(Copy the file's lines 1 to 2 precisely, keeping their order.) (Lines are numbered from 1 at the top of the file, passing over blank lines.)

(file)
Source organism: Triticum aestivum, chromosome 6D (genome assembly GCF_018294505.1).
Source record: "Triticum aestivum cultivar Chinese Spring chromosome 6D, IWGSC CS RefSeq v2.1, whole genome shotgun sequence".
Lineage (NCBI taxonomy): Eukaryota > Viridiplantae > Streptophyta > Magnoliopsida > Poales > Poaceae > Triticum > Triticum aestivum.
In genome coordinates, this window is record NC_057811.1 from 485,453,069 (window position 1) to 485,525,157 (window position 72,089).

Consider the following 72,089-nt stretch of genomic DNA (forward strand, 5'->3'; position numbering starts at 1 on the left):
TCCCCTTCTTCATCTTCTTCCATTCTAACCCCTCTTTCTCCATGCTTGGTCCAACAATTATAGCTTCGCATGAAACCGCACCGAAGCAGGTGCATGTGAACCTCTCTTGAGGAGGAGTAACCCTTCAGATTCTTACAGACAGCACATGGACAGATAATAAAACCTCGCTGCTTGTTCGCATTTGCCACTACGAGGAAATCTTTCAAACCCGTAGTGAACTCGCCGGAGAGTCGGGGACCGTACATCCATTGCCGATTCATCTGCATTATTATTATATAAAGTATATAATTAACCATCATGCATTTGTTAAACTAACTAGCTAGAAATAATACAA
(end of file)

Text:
Source organism: Triticum aestivum, chromosome 6D (genome assembly GCF_018294505.1).
Source record: "Triticum aestivum cultivar Chinese Spring chromosome 6D, IWGSC CS RefSeq v2.1, whole genome shotgun sequence".